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More youth in Ghana abusing pharmaceutical drugs for euphoria

The non-medical and illicit use of three pharmaceutical drugs, codeine-based Benylin cough syrup, rohypnol with the generic name flunitrazepam, and tramadol, is spreading among a number of young people living within some local communities.

Preliminary investigation by Ghana Business News has found that these drugs are mixed as a form of cocktail and taken just to get high or euphoric. What is disturbing is that these drugs are easily accessible to young people at community pharmacies with the active connivance of pharmacists and their supportive staff, who are aware that these young people are regular clients.

During monitoring at one such pharmacy close to the Nungua market and transport terminal in the Krowor Municipality in the Greater Accra region, we found that Benylin codeine-based cough syrup is not stocked openly alongside other cough syrups on the shelves but kept away and only dispensed to a certain class of young people, mostly men, and mainly nationals of one of Ghana’s neighbouring countries in West Africa.

The cost of Benylin cough syrup is very high and is sold at over a hundred Ghana cedis at this pharmacy. It is usually dispensed alongside with rohypnol and tramadol to these young men, who appear to be unemployed and are usually seen hanging out in groups within the Krowor community. Clearly, the sale of these drugs appears to be a very profitable venture for some pharmacies.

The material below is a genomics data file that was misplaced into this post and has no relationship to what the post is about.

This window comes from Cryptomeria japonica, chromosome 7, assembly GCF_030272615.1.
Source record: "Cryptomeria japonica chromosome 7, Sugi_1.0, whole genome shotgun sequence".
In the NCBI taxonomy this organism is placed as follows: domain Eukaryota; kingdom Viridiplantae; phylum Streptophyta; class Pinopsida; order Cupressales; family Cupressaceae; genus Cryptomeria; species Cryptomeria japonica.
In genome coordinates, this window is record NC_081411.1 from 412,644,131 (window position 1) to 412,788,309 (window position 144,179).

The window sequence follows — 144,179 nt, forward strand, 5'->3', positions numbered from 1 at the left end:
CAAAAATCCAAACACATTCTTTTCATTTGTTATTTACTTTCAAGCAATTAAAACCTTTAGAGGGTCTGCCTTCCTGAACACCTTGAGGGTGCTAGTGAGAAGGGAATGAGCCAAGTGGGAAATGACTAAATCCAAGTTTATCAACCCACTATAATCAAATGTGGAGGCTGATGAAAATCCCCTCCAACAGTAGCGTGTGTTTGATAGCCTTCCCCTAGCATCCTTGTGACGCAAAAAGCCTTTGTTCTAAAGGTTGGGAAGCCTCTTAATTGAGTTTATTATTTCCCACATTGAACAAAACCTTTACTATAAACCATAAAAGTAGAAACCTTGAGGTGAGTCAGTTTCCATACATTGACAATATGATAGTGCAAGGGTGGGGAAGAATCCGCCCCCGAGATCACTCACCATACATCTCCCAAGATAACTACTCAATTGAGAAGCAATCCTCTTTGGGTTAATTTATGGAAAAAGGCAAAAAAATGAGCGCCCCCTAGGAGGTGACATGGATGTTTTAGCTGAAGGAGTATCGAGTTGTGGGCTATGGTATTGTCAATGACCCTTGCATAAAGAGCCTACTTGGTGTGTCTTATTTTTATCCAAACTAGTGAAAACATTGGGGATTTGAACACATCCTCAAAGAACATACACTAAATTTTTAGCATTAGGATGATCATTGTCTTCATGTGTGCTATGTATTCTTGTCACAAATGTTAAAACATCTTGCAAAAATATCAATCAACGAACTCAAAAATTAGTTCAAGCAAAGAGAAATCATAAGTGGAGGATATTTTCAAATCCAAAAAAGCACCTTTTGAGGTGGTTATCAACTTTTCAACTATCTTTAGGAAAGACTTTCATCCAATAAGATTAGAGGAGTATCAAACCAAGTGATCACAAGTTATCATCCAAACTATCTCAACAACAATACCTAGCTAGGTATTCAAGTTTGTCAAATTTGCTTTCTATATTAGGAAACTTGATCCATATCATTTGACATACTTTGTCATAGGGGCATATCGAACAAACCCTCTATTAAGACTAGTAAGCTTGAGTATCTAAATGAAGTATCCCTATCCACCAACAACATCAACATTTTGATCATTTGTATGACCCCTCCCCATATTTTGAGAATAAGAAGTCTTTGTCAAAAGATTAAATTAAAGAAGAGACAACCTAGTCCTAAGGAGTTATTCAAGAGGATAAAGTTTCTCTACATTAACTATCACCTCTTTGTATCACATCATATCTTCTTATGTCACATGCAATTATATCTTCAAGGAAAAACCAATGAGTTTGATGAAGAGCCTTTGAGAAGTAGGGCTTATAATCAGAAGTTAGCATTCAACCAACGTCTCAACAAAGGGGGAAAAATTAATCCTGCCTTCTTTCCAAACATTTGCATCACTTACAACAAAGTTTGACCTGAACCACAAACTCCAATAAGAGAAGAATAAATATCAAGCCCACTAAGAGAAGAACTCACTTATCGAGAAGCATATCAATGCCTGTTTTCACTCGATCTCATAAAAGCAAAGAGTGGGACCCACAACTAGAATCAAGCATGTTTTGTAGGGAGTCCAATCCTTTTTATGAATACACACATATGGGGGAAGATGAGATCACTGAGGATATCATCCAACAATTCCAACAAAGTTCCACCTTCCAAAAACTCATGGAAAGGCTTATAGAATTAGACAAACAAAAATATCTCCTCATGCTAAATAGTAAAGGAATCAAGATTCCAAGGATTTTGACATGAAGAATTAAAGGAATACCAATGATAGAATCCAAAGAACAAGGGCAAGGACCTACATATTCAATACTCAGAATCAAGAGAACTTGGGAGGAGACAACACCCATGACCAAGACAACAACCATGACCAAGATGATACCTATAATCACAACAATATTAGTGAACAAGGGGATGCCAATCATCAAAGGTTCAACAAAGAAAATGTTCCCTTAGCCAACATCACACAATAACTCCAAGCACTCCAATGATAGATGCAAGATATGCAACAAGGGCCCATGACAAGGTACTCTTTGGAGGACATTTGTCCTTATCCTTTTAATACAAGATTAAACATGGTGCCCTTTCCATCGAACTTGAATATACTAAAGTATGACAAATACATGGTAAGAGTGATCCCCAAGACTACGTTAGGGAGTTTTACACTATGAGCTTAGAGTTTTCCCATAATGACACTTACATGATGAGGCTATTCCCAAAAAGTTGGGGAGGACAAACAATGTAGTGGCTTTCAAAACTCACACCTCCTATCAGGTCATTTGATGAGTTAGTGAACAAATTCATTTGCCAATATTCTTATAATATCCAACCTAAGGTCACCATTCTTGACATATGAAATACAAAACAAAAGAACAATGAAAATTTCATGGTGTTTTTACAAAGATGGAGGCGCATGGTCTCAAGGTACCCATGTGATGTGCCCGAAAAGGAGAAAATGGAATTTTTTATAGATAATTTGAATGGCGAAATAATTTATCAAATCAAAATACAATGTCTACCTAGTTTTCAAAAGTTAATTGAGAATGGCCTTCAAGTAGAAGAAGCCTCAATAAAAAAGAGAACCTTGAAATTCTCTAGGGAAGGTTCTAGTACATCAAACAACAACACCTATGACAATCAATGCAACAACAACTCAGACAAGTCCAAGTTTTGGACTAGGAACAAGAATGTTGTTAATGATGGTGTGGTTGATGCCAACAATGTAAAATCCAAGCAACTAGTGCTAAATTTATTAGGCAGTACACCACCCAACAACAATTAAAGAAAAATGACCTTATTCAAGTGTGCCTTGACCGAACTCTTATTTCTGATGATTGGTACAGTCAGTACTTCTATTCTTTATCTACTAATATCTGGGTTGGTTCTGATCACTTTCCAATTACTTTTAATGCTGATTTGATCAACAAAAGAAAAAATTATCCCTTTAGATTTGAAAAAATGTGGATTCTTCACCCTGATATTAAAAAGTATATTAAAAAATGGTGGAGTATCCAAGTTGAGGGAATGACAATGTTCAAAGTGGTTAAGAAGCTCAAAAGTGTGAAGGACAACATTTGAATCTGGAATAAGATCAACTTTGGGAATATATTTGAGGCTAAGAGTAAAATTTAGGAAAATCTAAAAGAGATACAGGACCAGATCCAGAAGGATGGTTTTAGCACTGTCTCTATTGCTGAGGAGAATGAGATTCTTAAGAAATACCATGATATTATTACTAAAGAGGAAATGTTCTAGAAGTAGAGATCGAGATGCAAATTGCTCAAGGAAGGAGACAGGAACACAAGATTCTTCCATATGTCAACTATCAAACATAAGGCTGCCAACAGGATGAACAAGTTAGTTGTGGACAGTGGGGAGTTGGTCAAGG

Ghana Business News has sighted an Executive Instrument (E.I.167) 2018, under the signature of Ghana’s Health Minister, giving details on the restrictions of the importation, manufacture and registration of codeine-containing cough syrups and touches on the abuse of tramadol as well.

The E.I points to the security threats that the effects of and misuse of these opioids pose to the public and adds that there are other cough syrups with lower potential for addictions as compared to codeine-based syrups.

The E.I. therefore places a ban on codeine cough syrups such as Benylin and Diphex syrups and adds that a person shall not manufacture, import or offer for sale codeine-containing syrups.

There are strong indications to suggest that there is a vibrant supply chain in and outside Ghana working in the dark together with a number of drug companies and people who move these drugs from the manufacturers and suppliers to the consumers, who are mostly young men within the local communities.

Mr. Anthony Ameka, the Executive Secretary of the Ghana National Chamber of Pharmacy, in an interview with the Ghana Business News said the Chamber works closely with the Food and Drugs Authority (FDA) to address some of these illegal activities that take place among companies operating in the pharmaceutical industry.

The chamber of pharmacy, Ghana, a private entity, is an association in the pharmaceutical industry and it is made up of business operators and firms among other key players who work together to promote pharmaceutical growth that support national development.